National Purple Heart Day is observed on August 7 each year and is a time for Americans to pause to remember and honor the brave men and women who were either wounded on the battlefield or paid the ultimate price with their lives. Heads Up 4 Vets salutes our wounded warriors as they are the ones most likely to have a diagnosis of epilepsy and seizures. To help celebrate, each ECoE received a complete hospital kit of awareness materials and giveaways.
The #purpledayeveryday team visited the Purple Heart Hall of Honor in Newburgh, New York to help celebrate National Purple Heart Day.
The Anita Kaufmann Foundation has established a program to specifically provide our veterans with the following support when they return to their homes and local communities:
Antwan Rice is a 34-year-old retired Army Veteran. During his last deployment in 2013 to Afghanistan, he was injured by an in-bound mortar round which landed approximately 10 meters in front of him. The blast wave from the impact blew through his body rendering him unconscious. He was taken to the nearest “Charlie MED” where they informed him that he had a Traumatic Brain Injury (TBI). Further testing revealed that the periods of unresponsiveness he was experiencing were, in fact, Absence Seizures and Simple Partial Epilepsy.
Antwan will tell you that at that very moment he thought my life was over. And, unfortunately, what followed was an additional diagnosis of PTSD. Mixtures of medications, weekly seizures and the loss of his driver’s license left him feeling isolated and helpless. But, after about a year, his neurologist found a medication regimen that worked.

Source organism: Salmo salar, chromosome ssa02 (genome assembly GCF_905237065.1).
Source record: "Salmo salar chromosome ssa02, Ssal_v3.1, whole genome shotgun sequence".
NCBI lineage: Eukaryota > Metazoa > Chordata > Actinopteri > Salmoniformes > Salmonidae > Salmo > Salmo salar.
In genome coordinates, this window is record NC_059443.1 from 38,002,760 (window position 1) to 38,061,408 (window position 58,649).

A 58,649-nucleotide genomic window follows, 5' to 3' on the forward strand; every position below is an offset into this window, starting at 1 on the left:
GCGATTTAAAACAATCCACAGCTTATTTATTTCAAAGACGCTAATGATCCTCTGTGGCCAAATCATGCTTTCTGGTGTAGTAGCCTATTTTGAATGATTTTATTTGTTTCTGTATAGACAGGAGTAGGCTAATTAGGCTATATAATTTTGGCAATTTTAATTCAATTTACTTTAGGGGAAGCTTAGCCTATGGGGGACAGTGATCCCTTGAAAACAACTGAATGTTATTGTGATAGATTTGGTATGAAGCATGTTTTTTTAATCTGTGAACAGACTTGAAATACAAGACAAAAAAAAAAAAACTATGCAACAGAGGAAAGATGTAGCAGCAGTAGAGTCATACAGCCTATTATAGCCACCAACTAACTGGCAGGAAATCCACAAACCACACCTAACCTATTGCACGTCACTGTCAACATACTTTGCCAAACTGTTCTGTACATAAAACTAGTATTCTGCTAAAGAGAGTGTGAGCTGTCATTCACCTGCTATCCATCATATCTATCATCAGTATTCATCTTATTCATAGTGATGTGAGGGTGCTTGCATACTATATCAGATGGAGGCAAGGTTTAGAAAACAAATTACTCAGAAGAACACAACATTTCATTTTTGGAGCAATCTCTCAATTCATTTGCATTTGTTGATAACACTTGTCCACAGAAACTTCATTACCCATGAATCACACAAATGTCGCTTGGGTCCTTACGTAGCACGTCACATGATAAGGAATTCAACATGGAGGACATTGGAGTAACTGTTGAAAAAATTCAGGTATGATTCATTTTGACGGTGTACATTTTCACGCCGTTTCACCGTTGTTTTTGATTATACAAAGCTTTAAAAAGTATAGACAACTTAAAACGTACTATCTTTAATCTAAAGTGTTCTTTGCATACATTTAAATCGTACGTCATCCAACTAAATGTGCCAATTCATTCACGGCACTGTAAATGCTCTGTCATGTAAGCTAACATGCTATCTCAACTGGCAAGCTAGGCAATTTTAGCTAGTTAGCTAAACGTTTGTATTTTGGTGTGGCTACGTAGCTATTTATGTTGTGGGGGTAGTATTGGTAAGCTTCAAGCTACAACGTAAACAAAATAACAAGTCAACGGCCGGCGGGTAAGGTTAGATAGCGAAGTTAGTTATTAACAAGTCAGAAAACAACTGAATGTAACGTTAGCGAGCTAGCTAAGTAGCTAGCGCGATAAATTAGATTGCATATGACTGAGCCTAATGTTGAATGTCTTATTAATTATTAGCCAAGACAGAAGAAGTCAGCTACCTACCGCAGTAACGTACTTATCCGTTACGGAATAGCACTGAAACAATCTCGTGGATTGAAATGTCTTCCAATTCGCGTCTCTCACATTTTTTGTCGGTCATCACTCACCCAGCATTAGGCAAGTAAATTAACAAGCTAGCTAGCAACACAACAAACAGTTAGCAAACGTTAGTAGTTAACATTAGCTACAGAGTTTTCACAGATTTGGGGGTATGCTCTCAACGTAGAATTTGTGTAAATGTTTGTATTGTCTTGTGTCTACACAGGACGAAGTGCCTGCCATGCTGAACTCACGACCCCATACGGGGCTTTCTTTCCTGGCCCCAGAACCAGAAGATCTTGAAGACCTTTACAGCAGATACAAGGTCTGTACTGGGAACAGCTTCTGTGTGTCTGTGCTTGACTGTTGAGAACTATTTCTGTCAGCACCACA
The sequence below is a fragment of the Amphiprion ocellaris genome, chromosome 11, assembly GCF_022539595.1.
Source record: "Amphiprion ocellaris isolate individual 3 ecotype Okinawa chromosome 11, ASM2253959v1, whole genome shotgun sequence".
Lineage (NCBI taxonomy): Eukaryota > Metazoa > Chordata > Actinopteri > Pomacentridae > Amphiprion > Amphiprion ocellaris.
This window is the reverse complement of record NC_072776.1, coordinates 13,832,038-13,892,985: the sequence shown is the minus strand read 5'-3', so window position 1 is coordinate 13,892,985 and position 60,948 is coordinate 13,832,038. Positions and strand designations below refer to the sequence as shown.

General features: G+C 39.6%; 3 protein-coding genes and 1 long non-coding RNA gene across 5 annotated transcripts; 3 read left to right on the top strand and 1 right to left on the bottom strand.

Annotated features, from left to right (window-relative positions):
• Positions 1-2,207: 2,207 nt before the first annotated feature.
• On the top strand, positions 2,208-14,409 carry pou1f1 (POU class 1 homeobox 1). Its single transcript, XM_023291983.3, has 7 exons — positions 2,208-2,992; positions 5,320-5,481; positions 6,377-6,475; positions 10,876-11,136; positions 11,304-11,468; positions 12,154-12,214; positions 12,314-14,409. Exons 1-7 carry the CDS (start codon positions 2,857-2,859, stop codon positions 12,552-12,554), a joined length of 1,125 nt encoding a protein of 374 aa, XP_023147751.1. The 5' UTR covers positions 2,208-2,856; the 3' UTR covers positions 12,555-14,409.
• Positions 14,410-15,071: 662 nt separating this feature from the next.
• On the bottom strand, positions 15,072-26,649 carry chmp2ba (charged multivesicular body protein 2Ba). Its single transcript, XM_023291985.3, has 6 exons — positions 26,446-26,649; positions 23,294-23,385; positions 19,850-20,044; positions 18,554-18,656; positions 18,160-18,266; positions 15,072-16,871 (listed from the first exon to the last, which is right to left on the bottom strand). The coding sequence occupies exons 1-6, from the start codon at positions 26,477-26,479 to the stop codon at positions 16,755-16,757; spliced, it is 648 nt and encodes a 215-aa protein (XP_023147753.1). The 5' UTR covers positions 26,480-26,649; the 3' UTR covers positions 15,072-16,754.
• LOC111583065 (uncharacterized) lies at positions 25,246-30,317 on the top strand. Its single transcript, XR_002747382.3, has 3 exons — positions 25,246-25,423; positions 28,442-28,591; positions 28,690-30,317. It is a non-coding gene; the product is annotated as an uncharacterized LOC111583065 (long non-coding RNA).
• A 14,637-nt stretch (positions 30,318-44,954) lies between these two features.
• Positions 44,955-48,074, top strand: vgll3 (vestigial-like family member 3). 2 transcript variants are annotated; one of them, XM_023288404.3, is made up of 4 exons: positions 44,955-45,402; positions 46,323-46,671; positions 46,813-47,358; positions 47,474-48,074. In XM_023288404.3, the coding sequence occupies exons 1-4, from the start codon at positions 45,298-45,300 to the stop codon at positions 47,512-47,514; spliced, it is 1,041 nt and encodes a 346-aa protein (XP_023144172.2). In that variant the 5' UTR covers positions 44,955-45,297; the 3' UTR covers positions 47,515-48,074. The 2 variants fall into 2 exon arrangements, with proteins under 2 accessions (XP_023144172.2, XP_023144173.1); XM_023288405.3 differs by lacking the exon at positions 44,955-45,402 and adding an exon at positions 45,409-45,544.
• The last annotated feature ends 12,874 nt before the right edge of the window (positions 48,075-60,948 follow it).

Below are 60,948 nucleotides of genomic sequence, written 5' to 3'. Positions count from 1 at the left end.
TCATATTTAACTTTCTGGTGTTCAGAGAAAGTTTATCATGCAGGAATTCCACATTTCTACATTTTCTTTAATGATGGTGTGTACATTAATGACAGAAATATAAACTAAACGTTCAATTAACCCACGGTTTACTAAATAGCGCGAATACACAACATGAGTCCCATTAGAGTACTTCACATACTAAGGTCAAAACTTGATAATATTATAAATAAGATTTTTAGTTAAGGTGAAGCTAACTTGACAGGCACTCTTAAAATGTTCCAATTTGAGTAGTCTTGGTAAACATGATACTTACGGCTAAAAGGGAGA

Seizure free for a year now, Antwan tells us that he owes this success to the glory of God. He is ready, willing and able to lend his time and his voice to educating fellow servicemen and servicewomen about how to help a friend…and their family members…win this important battle, enjoy family and friends and pursue a rewarding career.
We have created unique seizure recognition and first aid posters as well as information sheets for our Veterans. These will be distributed free of charge to every US Veterans organization, and will be made available to our returning heroes and their families. PLEASE SHARE THEM!
In an effort to address the stigma of epilepsy and educate Veterans, their caregivers and the general public about living with epilepsy, the Epilepsy Centers of Excellence (ECoE), in partnership with the VHA Employee Education System, have developed a video series titled “Veterans and Epilepsy: Basic Training.” Each video in the series features a Veteran sharing his or her personal experiences and unique challenges balancing the medical, personal and social aspects associated with having recurring seizures. The goal of the video series is to promote public awareness of the impact of epilepsy in the lives of Veterans and to convey that these patients are able to live full, productive, successful lives.